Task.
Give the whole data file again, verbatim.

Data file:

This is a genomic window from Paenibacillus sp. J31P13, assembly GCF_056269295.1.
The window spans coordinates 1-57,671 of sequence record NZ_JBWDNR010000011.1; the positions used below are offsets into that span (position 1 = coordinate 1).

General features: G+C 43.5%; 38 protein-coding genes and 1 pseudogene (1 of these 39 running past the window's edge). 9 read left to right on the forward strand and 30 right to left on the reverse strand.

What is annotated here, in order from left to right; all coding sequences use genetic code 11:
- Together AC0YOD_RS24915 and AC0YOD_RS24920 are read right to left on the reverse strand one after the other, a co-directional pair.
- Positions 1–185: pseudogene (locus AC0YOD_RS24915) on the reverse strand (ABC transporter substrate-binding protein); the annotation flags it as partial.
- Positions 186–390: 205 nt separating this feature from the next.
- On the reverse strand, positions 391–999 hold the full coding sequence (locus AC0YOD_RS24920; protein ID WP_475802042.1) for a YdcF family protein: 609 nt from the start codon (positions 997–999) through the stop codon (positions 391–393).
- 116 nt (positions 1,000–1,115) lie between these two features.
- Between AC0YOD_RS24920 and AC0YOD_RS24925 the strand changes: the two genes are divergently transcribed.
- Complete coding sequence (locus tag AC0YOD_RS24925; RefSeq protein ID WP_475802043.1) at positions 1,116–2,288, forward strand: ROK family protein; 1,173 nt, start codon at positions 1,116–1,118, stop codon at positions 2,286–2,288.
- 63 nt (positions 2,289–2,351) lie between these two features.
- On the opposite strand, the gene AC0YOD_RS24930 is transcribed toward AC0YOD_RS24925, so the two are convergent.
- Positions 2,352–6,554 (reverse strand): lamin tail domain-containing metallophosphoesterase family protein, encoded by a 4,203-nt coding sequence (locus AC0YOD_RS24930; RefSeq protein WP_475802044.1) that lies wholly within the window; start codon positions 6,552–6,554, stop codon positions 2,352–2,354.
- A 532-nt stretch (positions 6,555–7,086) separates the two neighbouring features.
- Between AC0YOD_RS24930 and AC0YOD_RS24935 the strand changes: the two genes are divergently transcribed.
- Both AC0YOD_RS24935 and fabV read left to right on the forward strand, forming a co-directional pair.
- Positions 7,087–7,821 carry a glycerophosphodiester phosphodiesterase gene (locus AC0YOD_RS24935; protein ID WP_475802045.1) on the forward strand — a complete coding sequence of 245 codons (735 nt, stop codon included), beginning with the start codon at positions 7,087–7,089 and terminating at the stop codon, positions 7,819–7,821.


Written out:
This is a genomic window from Paenibacillus sp. J31P13, assembly GCF_056269295.1.
The window spans coordinates 1-57,671 of sequence record NZ_JBWDNR010000011.1; the positions used below are offsets into that span (position 1 = coordinate 1).

General features: G+C 43.5%; 38 protein-coding genes and 1 pseudogene (1 of these 39 running past the window's edge). 9 read left to right on the forward strand and 30 right to left on the reverse strand.

What is annotated here, in order from left to right; all coding sequences use genetic code 11:
- Together AC0YOD_RS24915 and AC0YOD_RS24920 are read right to left on the reverse strand one after the other, a co-directional pair.
- Positions 1–185: pseudogene (locus AC0YOD_RS24915) on the reverse strand (ABC transporter substrate-binding protein); the annotation flags it as partial.
- Positions 186–390: 205 nt separating this feature from the next.
- On the reverse strand, positions 391–999 hold the full coding sequence (locus AC0YOD_RS24920; protein ID WP_475802042.1) for a YdcF family protein: 609 nt from the start codon (positions 997–999) through the stop codon (positions 391–393).
- 116 nt (positions 1,000–1,115) lie between these two features.
- Between AC0YOD_RS24920 and AC0YOD_RS24925 the strand changes: the two genes are divergently transcribed.
- Complete coding sequence (locus tag AC0YOD_RS24925; RefSeq protein ID WP_475802043.1) at positions 1,116–2,288, forward strand: ROK family protein; 1,173 nt, start codon at positions 1,116–1,118, stop codon at positions 2,286–2,288.
- 63 nt (positions 2,289–2,351) lie between these two features.
- On the opposite strand, the gene AC0YOD_RS24930 is transcribed toward AC0YOD_RS24925, so the two are convergent.
- Positions 2,352–6,554 (reverse strand): lamin tail domain-containing metallophosphoesterase family protein, encoded by a 4,203-nt coding sequence (locus AC0YOD_RS24930; RefSeq protein WP_475802044.1) that lies wholly within the window; start codon positions 6,552–6,554, stop codon positions 2,352–2,354.
- A 532-nt stretch (positions 6,555–7,086) separates the two neighbouring features.
- Between AC0YOD_RS24930 and AC0YOD_RS24935 the strand changes: the two genes are divergently transcribed.
- Both AC0YOD_RS24935 and fabV read left to right on the forward strand, forming a co-directional pair.
- Positions 7,087–7,821 carry a glycerophosphodiester phosphodiesterase gene (locus AC0YOD_RS24935; protein ID WP_475802045.1) on the forward strand — a complete coding sequence of 245 codons (735 nt, stop codon included), beginning with the start codon at positions 7,087–7,089 and terminating at the stop codon, positions 7,819–7,821.